M Street ...........................................   S
gg ~ i
E Town .. ......................................... E
E National Headquarters
County .......................... State ..........   NATIONAL PRESS B[]ILDING
V Enclosed find my contribution of $ ..........   *
to help support the activities of the League.   *
(H7) ' .   Document No. II7
A Q April, 1936

 r New Work-Rehef Funds
T ir
Fundamental issues are involved in the Presi-
dent’s request for $1,500,000,000 to supplement
_ $4,880,0%,000 provided in the Emergency Relief
Appropriation Act of 1935, the so-called Work-
Relief Act.
g The extraordinary and unprecedented law of
i last year, authority under which continues until
l June 30, 1937, is a statutory basis for a subtle
shift from the traditional American form of gov-
{ ernment to a mechanism with many similarities
to European dictatorships.
' ` i Under this law, a disintegration of the system
I of three coordinate branches, designed by the
l framers of the Constitution to prevent a recur-
[ rence of autocracy such as was responsible for
A the American Revolution, has been in progress.
» The Congress abdicated a large measure of its
legislative authority in conferring blanket power
upon the Exeizutive. d f
` 8 Z _ _ _ T Under t is aw, the in ependent sovereignty 0
HEN NOM have Jcwhshed Whh this l the states, intended in the Constitution to prie-
- vent undue centralization of authority in Was -
pampmeh please pass it on to Some   ington, has been weakened. The Federal Gov-
friend ov acquaintance who might be ` f erngient has assumed responsibility for magzers
. . . .   wit in the sovereignty of the states, inclu ing
WweYe$ted’ caumg ms attention to the   relief, local improvements and social experi-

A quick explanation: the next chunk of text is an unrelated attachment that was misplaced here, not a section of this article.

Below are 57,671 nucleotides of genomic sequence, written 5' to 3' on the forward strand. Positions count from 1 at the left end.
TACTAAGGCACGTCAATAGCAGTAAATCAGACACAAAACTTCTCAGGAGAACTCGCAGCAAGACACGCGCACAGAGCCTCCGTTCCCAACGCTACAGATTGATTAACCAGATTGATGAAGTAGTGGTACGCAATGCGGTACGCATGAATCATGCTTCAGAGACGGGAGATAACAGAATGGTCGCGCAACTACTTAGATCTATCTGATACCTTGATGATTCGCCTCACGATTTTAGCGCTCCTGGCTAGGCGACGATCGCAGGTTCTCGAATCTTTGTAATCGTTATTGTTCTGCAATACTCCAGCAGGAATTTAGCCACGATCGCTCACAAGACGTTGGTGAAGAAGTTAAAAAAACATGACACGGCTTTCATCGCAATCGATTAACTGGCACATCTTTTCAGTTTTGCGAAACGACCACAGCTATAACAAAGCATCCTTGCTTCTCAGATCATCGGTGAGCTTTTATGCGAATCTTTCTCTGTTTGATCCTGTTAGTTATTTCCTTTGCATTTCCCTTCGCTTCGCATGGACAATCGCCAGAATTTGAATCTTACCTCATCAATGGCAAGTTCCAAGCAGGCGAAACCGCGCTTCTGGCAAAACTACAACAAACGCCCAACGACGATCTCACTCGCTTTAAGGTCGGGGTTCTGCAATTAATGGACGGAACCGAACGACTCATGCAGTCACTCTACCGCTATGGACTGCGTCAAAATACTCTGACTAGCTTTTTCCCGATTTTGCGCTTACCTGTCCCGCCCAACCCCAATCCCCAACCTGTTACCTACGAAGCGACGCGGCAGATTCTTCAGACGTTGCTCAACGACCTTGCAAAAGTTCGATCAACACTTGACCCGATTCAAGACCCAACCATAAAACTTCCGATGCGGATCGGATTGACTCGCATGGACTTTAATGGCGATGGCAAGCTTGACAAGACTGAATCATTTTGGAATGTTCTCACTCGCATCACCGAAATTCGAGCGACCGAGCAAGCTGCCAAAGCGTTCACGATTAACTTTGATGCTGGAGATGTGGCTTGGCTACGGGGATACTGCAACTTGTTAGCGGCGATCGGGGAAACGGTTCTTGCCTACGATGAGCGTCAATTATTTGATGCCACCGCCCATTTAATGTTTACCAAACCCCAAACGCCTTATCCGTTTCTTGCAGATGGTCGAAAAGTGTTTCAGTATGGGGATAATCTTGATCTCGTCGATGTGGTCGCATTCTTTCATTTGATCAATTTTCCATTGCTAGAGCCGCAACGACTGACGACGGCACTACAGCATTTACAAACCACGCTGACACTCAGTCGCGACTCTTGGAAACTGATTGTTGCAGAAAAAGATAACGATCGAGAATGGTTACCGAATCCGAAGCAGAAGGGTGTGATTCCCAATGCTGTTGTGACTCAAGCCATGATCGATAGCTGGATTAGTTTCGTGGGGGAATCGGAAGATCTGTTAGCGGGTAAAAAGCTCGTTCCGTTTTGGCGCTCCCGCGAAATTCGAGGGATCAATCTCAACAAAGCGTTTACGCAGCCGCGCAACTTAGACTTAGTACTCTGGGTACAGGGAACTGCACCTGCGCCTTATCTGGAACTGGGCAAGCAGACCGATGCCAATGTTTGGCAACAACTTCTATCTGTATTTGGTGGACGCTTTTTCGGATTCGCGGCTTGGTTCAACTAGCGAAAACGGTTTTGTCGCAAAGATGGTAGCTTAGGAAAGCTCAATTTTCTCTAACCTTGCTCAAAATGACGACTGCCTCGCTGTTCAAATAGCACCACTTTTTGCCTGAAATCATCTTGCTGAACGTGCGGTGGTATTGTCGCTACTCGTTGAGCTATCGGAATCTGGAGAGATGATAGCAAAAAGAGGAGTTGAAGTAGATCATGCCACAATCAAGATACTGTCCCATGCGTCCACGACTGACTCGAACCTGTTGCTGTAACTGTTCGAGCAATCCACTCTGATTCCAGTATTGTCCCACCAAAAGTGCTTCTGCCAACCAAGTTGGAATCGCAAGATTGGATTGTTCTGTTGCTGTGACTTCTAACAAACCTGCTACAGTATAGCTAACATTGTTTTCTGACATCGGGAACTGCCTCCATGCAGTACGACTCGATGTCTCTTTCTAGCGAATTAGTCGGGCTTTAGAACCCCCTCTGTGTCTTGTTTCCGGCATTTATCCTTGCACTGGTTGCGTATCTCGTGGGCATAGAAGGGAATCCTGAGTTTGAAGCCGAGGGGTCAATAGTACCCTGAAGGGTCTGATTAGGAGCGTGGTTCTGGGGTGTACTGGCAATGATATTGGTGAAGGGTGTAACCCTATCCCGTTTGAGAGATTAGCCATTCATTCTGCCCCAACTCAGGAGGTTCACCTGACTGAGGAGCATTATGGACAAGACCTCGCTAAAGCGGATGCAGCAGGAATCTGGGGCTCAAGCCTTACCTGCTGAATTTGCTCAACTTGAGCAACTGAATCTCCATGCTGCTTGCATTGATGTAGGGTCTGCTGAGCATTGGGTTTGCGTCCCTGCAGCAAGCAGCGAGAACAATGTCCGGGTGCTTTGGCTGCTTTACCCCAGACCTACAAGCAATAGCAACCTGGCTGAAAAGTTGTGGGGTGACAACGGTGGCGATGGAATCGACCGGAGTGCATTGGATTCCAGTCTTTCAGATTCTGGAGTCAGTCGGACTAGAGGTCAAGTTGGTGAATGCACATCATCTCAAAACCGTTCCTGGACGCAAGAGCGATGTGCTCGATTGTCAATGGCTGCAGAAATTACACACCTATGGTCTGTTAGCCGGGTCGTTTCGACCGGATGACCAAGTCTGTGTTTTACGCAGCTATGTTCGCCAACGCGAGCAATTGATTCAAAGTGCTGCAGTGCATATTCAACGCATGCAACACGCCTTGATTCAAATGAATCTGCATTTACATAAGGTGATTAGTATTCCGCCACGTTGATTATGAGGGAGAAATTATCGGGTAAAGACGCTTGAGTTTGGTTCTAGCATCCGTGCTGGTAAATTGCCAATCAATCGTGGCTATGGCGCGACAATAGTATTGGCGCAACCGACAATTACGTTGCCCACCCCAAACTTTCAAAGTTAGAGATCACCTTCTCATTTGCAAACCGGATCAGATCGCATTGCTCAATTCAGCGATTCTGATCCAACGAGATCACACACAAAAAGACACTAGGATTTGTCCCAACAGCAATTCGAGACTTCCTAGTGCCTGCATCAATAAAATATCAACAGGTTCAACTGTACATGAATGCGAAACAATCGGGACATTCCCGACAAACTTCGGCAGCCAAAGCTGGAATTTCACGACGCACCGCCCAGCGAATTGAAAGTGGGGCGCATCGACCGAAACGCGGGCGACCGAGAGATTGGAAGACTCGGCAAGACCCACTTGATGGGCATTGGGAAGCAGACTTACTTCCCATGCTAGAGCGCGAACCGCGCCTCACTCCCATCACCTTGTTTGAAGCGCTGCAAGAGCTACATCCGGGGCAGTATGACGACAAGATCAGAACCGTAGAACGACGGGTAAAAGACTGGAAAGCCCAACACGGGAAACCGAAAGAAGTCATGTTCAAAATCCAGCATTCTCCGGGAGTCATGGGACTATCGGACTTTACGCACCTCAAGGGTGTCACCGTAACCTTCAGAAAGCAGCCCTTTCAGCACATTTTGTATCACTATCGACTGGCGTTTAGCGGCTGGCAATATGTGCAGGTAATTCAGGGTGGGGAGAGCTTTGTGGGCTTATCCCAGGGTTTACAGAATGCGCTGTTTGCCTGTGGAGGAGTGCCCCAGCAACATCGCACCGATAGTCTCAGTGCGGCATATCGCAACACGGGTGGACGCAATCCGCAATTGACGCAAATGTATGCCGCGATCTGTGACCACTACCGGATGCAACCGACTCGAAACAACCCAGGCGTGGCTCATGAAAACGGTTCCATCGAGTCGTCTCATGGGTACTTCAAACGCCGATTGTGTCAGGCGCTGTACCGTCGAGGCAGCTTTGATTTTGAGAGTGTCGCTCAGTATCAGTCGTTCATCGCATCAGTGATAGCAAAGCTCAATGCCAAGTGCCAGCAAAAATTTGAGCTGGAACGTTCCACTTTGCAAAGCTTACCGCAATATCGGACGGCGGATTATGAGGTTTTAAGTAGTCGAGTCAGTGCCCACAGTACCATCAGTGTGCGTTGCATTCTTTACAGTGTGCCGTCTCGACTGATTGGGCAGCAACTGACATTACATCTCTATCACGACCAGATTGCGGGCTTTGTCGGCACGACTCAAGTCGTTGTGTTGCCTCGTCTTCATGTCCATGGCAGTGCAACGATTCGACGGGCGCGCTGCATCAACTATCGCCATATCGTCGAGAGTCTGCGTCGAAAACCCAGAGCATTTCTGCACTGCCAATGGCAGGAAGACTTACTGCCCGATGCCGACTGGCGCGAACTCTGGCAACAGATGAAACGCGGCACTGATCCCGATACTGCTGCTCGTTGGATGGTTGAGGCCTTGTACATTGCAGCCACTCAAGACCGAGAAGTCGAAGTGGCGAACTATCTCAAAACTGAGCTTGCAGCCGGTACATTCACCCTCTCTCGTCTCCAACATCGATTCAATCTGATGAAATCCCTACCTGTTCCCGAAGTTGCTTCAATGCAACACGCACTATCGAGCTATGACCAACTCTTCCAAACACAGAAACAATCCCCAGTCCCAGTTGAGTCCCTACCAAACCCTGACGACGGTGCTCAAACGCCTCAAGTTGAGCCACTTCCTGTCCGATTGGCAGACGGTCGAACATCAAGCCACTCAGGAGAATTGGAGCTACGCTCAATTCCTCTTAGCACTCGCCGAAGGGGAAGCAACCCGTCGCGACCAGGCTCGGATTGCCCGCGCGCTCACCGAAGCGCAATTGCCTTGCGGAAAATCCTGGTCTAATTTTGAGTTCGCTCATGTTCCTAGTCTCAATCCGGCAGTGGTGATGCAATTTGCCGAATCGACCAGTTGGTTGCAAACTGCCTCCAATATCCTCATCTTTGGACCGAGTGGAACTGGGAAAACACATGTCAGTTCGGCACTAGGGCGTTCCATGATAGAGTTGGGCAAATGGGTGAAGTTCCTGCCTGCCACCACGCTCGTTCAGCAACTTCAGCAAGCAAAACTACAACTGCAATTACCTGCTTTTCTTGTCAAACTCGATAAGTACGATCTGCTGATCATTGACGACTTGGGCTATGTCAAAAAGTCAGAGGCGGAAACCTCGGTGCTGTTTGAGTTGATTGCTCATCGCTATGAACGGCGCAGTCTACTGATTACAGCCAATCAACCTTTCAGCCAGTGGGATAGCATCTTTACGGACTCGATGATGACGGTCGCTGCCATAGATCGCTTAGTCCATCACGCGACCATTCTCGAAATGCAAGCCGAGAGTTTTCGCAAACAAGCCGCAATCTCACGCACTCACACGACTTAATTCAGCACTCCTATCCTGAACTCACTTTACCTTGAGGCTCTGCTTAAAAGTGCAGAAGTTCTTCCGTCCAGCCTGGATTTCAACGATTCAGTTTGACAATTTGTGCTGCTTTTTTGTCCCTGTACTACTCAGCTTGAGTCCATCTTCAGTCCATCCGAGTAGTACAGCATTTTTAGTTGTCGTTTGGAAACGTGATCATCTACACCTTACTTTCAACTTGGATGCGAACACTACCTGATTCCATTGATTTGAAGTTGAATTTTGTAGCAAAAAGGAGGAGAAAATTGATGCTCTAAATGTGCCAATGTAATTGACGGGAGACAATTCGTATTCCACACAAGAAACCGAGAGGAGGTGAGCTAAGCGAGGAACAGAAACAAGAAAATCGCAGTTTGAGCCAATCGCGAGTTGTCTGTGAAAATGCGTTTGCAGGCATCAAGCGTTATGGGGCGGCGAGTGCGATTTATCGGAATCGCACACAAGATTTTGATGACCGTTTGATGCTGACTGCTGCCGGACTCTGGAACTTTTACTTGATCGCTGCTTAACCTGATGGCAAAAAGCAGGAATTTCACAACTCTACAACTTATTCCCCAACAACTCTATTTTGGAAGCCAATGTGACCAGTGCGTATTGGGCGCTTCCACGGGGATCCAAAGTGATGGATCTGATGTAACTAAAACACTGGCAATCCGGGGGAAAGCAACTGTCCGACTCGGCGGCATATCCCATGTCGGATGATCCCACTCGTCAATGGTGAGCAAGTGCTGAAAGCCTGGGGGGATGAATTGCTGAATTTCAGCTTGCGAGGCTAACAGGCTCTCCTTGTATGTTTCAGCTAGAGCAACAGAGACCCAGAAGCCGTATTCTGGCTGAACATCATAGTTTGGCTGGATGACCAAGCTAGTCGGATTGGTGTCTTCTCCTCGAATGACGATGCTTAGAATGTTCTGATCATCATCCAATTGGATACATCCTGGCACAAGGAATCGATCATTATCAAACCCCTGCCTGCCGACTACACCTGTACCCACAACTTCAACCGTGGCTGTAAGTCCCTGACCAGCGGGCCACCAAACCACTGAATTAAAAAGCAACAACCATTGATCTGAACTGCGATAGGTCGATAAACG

membership blank on page 24, l mentation of various kinds.
l Under this law, liberties guaranteed by the
l   Bill of Rights have become less secure. Execu-
.   tive authority has been increased not only by
  the largest sum of money ever placed at the dis-
‘ posal of a single oflicial of any government but
i by the power to write laws, for violation o—f which
{ the courts are under obligation to impose fines.
. - Confronting the Congress is a duty to call a
halt on departures from constitutional govern-
ment, to review policies initiated by the Execu-
‘ tive but properly within the province of the
· , legislative branch and to cut short waste and
extravagance in the expenditure of public funds.
-   Phases of the situation which deserve atten-
Q tion are:
1. The present law vests far too much author-
ity in the President and unless sharp1_y restricted
will apply in the use of supplemental funds.
2. Continuance of a miscellaneous assortment
of emergency activities under the authority of
Executive orders will be made possible by any
expansion of funds subject to use under the broad
powers of the Work-Relief Act.
_ 3
r 9

 . 3, References to the Supreme Court in the Hood 00I1tI‘0l, river and harbor improvement and
President’s message asking additional money re- “3S§1Sta¤0€ ff)? €d¤0ati011al, professional and
fleet a disregard for an essential element in the 0l€!‘10al P61`SQI1S.” Also mentioned were "miscel-
American form gf ggVgrumgnt_ l3»Il€Ol1S” pI‘O]€ClDS,   8pp3·I'€I1l';ly II1€8I1l'» 8Dy-